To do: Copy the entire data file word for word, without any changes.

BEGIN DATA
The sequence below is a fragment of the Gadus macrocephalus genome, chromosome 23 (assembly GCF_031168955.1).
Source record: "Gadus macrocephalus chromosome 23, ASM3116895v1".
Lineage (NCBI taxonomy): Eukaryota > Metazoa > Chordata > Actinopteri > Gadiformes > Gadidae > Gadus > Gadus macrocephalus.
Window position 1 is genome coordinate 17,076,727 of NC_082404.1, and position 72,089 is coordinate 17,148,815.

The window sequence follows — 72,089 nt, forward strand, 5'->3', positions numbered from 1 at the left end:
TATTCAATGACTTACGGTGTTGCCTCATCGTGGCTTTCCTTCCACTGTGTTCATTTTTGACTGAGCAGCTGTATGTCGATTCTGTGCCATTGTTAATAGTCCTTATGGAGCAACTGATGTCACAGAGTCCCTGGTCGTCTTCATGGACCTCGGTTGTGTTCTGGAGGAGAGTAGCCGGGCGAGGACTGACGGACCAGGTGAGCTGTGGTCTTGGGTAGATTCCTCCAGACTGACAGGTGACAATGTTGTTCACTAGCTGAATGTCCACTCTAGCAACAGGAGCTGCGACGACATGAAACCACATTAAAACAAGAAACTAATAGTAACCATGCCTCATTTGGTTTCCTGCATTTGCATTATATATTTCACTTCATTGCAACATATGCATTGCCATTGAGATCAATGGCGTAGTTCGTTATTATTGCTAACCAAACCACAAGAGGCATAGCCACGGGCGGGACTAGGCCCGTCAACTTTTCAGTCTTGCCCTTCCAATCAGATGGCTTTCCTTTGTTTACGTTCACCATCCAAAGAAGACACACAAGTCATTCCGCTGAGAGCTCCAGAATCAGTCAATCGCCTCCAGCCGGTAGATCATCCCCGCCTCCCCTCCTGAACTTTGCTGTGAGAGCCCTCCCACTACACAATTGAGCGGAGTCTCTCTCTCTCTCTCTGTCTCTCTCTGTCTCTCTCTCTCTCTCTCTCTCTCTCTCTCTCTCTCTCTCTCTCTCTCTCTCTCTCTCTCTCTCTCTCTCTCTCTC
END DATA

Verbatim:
The sequence below is a fragment of the Gadus macrocephalus genome, chromosome 23 (assembly GCF_031168955.1).
Source record: "Gadus macrocephalus chromosome 23, ASM3116895v1".
Lineage (NCBI taxonomy): Eukaryota > Metazoa > Chordata > Actinopteri > Gadiformes > Gadidae > Gadus > Gadus macrocephalus.
Window position 1 is genome coordinate 17,076,727 of NC_082404.1, and position 72,089 is coordinate 17,148,815.

The window sequence follows — 72,089 nt, forward strand, 5'->3', positions numbered from 1 at the left end:
TATTCAATGACTTACGGTGTTGCCTCATCGTGGCTTTCCTTCCACTGTGTTCATTTTTGACTGAGCAGCTGTATGTCGATTCTGTGCCATTGTTAATAGTCCTTATGGAGCAACTGATGTCACAGAGTCCCTGGTCGTCTTCATGGACCTCGGTTGTGTTCTGGAGGAGAGTAGCCGGGCGAGGACTGACGGACCAGGTGAGCTGTGGTCTTGGGTAGATTCCTCCAGACTGACAGGTGACAATGTTGTTCACTAGCTGAATGTCCACTCTAGCAACAGGAGCTGCGACGACATGAAACCACATTAAAACAAGAAACTAATAGTAACCATGCCTCATTTGGTTTCCTGCATTTGCATTATATATTTCACTTCATTGCAACATATGCATTGCCATTGAGATCAATGGCGTAGTTCGTTATTATTGCTAACCAAACCACAAGAGGCATAGCCACGGGCGGGACTAGGCCCGTCAACTTTTCAGTCTTGCCCTTCCAATCAGATGGCTTTCCTTTGTTTACGTTCACCATCCAAAGAAGACACACAAGTCATTCCGCTGAGAGCTCCAGAATCAGTCAATCGCCTCCAGCCGGTAGATCATCCCCGCCTCCCCTCCTGAACTTTGCTGTGAGAGCCCTCCCACTACACAATTGAGCGGAGTCTCTCTCTCTCTCTCTGTCTCTCTCTGTCTCTCTCTCTCTCTCTCTCTCTCTCTCTCTCTCTCTCTCTCTCTCTCTCTCTCTCTCTCTCTCTCTCTCTCTCTC